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Walking as meditation

Buddhist monk Thich Nhat Hanh stresses the importance of mindful walking. Courtesy of Wikimedia Commons.

In my first month at Stanford, I’ve used my bike five times: once to go to CVS in Palo Alto, twice to go to the grocery store, once to go to a doctor’s appointment off campus and once to get to Wilbur on short notice. I have never biked to a class or meeting, and of the three times I’ve been to Trader Joe’s, I’ve only biked once. Normally, I walk.

This fact — that I own a bike but rarely use it on campus — baffles most of my friends. Why would you ever endure the trek over to the Graduate School of Business on foot? Isn’t that, well, a waste of time?

If walking had no purpose other than getting from point A to point B, then it would be a waste of time. But I do not walk to class simply to get from dorm to lecture hall. The walking itself, not the destination, is the reason why I walk whenever possible.

As Stanford students, finding time for ourselves to relax and reflect can seem impossible. When I’m with friends, I can’t turn into myself for calm and introspection. When I’m in my dorm room, I feel a constant itch to get something done, to finish a reading or get ahead on a paper due next week. I value meditation, yoga and mindfulness practices, but with all of my activities and academic demands, setting aside time to simply sit and relax has become a low-priority item on a constantly expanding checklist. With midterms and papers approaching, it can feel hard to justify a 30 — even 15 — minute break.

That’s where walking factors into my life. Walking is not empty, unproductive time; it gets me to my classes, the library, and my dorm. Nonetheless, it is not entirely a means to an end. Walking can function as a sort of meditation, a mindfulness practice to fit into the nooks and crannies of your day — fifteen minutes here, fifteen minutes there, and you’ve got an hour to relax and introspect.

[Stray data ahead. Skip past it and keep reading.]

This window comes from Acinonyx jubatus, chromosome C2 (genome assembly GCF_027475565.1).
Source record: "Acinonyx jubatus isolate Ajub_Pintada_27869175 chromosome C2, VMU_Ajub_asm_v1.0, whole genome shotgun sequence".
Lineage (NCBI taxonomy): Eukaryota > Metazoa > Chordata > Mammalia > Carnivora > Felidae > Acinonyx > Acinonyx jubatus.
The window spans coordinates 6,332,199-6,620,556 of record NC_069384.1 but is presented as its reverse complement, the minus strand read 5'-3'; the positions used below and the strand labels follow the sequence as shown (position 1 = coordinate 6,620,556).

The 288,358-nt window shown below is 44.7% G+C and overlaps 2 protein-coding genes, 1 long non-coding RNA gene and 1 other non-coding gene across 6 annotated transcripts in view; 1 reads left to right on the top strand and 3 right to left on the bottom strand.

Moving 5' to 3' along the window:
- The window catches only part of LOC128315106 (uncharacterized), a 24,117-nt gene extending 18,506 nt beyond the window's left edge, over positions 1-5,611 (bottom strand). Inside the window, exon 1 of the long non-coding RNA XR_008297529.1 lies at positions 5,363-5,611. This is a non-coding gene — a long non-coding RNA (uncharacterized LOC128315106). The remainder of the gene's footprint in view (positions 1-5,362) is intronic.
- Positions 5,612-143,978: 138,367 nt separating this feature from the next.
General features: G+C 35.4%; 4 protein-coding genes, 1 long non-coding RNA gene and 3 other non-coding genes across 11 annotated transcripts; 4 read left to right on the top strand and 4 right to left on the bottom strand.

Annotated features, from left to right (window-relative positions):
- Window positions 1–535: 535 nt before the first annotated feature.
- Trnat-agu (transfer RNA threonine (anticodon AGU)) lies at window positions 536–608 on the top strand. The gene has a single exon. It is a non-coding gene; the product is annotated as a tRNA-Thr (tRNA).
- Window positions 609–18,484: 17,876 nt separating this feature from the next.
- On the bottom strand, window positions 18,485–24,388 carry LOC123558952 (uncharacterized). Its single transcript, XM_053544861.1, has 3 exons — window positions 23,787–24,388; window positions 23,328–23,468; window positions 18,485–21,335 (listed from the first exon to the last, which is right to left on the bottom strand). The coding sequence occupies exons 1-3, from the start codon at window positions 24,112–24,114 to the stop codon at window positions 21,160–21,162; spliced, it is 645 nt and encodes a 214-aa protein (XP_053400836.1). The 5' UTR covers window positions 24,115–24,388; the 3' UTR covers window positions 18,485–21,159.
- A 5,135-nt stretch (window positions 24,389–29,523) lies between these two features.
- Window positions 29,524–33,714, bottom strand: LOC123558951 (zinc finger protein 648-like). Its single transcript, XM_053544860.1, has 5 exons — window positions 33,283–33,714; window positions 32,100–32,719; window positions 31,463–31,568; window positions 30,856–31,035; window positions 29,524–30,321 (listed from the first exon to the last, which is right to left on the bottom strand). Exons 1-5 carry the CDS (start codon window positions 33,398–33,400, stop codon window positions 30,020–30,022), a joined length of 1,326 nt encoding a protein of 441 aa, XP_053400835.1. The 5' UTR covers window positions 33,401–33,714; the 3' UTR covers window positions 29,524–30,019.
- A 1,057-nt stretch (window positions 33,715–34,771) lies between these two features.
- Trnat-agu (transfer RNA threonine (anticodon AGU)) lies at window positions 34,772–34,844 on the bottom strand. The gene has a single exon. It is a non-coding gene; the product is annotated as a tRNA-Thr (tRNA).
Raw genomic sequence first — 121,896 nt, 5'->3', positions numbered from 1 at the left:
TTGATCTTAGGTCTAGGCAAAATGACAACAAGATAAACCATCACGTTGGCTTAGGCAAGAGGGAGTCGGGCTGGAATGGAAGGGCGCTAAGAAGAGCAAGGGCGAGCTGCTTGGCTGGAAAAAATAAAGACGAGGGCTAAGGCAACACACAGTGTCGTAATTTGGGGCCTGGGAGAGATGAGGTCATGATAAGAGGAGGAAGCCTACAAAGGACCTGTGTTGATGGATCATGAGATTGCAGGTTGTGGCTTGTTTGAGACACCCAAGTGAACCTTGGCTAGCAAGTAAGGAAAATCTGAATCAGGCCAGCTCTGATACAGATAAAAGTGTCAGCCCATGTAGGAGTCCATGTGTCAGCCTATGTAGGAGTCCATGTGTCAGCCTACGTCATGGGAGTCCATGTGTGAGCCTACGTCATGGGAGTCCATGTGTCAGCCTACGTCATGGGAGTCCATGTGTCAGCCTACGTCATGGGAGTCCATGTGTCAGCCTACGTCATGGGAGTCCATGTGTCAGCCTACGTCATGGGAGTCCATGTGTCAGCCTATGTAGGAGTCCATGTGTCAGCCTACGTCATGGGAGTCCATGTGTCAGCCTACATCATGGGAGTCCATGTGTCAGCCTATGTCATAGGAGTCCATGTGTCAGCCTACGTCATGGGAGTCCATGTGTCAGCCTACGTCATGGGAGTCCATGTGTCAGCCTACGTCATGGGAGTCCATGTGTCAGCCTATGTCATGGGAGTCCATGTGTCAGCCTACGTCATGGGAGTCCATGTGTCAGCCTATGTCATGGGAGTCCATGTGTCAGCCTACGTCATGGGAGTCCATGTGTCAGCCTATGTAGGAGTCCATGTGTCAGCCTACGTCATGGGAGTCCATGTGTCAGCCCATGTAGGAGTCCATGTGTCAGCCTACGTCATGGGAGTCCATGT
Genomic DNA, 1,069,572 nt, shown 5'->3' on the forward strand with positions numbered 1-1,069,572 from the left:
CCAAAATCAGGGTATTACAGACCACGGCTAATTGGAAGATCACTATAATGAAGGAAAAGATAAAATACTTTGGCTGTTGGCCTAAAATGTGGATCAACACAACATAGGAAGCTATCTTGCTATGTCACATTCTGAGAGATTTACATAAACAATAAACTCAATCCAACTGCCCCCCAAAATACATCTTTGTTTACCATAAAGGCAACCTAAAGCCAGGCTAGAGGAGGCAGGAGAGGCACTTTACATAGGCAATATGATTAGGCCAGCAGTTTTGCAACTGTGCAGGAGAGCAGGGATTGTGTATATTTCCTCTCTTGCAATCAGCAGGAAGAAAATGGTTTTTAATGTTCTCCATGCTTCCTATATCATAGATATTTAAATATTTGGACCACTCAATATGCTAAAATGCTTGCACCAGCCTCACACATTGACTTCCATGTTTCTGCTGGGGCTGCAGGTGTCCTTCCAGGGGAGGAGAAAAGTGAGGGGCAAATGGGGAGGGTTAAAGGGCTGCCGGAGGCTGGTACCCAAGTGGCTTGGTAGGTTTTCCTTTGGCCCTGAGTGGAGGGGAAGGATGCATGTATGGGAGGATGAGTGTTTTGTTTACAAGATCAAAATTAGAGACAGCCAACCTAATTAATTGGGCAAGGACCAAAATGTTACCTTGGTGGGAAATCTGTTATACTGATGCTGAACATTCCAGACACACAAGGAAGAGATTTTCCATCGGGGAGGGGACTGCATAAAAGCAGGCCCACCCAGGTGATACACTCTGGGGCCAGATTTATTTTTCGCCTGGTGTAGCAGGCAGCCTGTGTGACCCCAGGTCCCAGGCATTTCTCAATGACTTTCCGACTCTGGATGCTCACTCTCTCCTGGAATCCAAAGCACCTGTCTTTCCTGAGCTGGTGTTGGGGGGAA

Of course, it takes effort and practice to be mindful while walking. Walking meditation requires present-moment awareness and turning off the mental static that drives our stress response and anxiety. In order to turn walking into a spiritual practice, it’s important to notice both the world around you and the sensations of your own body.

Buddhist monk Thich Nhat Hanh stresses the importance of mindful walking. Courtesy of Wikimedia Commons.

“We combine our breathing with our steps,” writes Thich Nhat Hanh, a renowned Buddhist monk who advocates walking meditation. “When we walk like this, with our breath, we bring our body and our mind back together.”

Once you have centered yourself in your body, aware of the harmony in your breath and steps, you can expand your focus to all your senses. “Listen to the birds” is a worn-out cliché, but for good reason: bird song is one of the most pacifying and magical sounds I’ve ever heard.

Notice the sounds, natural and man-made, along with the plants, the cracks in the sidewalk, the smell as you walk by freshly mowed lawns. Focus on a single tree, each distinct leaf, the way its trunk curves and knots around the edges. Breathe.

When you are calm and present, walking can also be the perfect opportunity to reflect, imagine, and simply notice your feelings and thoughts about yourself and other people. Some of my most profound insights about how to be a kinder, better human being have occurred to me while walking. Listening to music, in my experience, facilitates this process well, giving you your own introspective space, separate from the world.

I walk to class because it is my way of integrating meditation and reflection into my otherwise busy, mentally scattered life. Therefore, while bikes are sometimes necessary, I encourage you to try to walk to one class, club or meeting a day. Notice how you feel and what sticks out to you in your environment as you walk.

According to Thich Nhat Hanh, “Each mindful breath, each mindful step, reminds us that we are alive on this beautiful planet.” That, I believe, is why I walk: for the space and time to receive this reminder.

So walk to class, walk to dinner, walk to the post office, but take each step with the purpose of walking and nothing more.

 

Contact Avery Rogers at averyr ‘at’ stanford.edu.

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